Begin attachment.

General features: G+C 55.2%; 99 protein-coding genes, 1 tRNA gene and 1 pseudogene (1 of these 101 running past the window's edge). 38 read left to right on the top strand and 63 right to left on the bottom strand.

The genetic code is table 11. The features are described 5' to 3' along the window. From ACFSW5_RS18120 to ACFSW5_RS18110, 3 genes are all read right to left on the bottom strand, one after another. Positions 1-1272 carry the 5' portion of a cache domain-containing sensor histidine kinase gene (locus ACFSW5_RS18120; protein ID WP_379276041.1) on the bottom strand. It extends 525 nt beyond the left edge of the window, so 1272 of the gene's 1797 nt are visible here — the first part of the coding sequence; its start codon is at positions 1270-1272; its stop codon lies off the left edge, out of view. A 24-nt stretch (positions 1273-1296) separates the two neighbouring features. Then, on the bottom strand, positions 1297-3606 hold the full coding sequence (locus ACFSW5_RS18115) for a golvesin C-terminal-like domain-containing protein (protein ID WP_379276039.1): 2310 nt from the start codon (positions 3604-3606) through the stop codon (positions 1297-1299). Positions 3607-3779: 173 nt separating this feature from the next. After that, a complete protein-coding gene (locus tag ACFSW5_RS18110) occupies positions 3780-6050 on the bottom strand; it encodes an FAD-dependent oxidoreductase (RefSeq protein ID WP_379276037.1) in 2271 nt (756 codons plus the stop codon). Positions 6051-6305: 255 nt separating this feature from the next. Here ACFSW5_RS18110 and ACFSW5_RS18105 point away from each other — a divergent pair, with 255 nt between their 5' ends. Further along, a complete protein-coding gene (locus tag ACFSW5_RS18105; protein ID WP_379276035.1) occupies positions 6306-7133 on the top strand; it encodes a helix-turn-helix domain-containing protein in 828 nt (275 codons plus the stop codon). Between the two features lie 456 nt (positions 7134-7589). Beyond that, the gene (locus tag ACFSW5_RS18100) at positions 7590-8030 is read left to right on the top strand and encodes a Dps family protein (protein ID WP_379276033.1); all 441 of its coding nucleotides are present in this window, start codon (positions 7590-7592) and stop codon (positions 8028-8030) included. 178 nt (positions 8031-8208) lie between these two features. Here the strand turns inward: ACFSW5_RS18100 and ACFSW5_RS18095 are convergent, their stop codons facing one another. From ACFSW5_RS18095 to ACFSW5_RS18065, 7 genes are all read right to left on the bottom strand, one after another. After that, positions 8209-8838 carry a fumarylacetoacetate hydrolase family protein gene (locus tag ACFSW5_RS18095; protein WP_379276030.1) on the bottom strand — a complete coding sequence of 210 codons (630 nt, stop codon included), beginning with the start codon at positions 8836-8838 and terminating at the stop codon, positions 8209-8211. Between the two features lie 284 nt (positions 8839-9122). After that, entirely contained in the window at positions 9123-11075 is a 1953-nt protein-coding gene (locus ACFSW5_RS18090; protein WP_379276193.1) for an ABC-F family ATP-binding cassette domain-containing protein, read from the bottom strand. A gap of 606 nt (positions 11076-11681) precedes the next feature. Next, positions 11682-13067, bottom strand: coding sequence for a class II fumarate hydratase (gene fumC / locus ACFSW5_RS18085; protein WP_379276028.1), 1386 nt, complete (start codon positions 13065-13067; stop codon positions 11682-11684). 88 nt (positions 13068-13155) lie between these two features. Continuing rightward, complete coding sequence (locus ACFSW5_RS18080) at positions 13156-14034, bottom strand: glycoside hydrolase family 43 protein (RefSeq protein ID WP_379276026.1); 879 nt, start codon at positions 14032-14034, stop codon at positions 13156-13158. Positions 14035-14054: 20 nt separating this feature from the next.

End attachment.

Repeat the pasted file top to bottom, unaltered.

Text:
General features: G+C 55.2%; 99 protein-coding genes, 1 tRNA gene and 1 pseudogene (1 of these 101 running past the window's edge). 38 read left to right on the top strand and 63 right to left on the bottom strand.

The genetic code is table 11. The features are described 5' to 3' along the window. From ACFSW5_RS18120 to ACFSW5_RS18110, 3 genes are all read right to left on the bottom strand, one after another. Positions 1-1272 carry the 5' portion of a cache domain-containing sensor histidine kinase gene (locus ACFSW5_RS18120; protein ID WP_379276041.1) on the bottom strand. It extends 525 nt beyond the left edge of the window, so 1272 of the gene's 1797 nt are visible here — the first part of the coding sequence; its start codon is at positions 1270-1272; its stop codon lies off the left edge, out of view. A 24-nt stretch (positions 1273-1296) separates the two neighbouring features. Then, on the bottom strand, positions 1297-3606 hold the full coding sequence (locus ACFSW5_RS18115) for a golvesin C-terminal-like domain-containing protein (protein ID WP_379276039.1): 2310 nt from the start codon (positions 3604-3606) through the stop codon (positions 1297-1299). Positions 3607-3779: 173 nt separating this feature from the next. After that, a complete protein-coding gene (locus tag ACFSW5_RS18110) occupies positions 3780-6050 on the bottom strand; it encodes an FAD-dependent oxidoreductase (RefSeq protein ID WP_379276037.1) in 2271 nt (756 codons plus the stop codon). Positions 6051-6305: 255 nt separating this feature from the next. Here ACFSW5_RS18110 and ACFSW5_RS18105 point away from each other — a divergent pair, with 255 nt between their 5' ends. Further along, a complete protein-coding gene (locus tag ACFSW5_RS18105; protein ID WP_379276035.1) occupies positions 6306-7133 on the top strand; it encodes a helix-turn-helix domain-containing protein in 828 nt (275 codons plus the stop codon). Between the two features lie 456 nt (positions 7134-7589). Beyond that, the gene (locus tag ACFSW5_RS18100) at positions 7590-8030 is read left to right on the top strand and encodes a Dps family protein (protein ID WP_379276033.1); all 441 of its coding nucleotides are present in this window, start codon (positions 7590-7592) and stop codon (positions 8028-8030) included. 178 nt (positions 8031-8208) lie between these two features. Here the strand turns inward: ACFSW5_RS18100 and ACFSW5_RS18095 are convergent, their stop codons facing one another. From ACFSW5_RS18095 to ACFSW5_RS18065, 7 genes are all read right to left on the bottom strand, one after another. After that, positions 8209-8838 carry a fumarylacetoacetate hydrolase family protein gene (locus tag ACFSW5_RS18095; protein WP_379276030.1) on the bottom strand — a complete coding sequence of 210 codons (630 nt, stop codon included), beginning with the start codon at positions 8836-8838 and terminating at the stop codon, positions 8209-8211. Between the two features lie 284 nt (positions 8839-9122). After that, entirely contained in the window at positions 9123-11075 is a 1953-nt protein-coding gene (locus ACFSW5_RS18090; protein WP_379276193.1) for an ABC-F family ATP-binding cassette domain-containing protein, read from the bottom strand. A gap of 606 nt (positions 11076-11681) precedes the next feature. Next, positions 11682-13067, bottom strand: coding sequence for a class II fumarate hydratase (gene fumC / locus ACFSW5_RS18085; protein WP_379276028.1), 1386 nt, complete (start codon positions 13065-13067; stop codon positions 11682-11684). 88 nt (positions 13068-13155) lie between these two features. Continuing rightward, complete coding sequence (locus ACFSW5_RS18080) at positions 13156-14034, bottom strand: glycoside hydrolase family 43 protein (RefSeq protein ID WP_379276026.1); 879 nt, start codon at positions 14032-14034, stop codon at positions 13156-13158. Positions 14035-14054: 20 nt separating this feature from the next.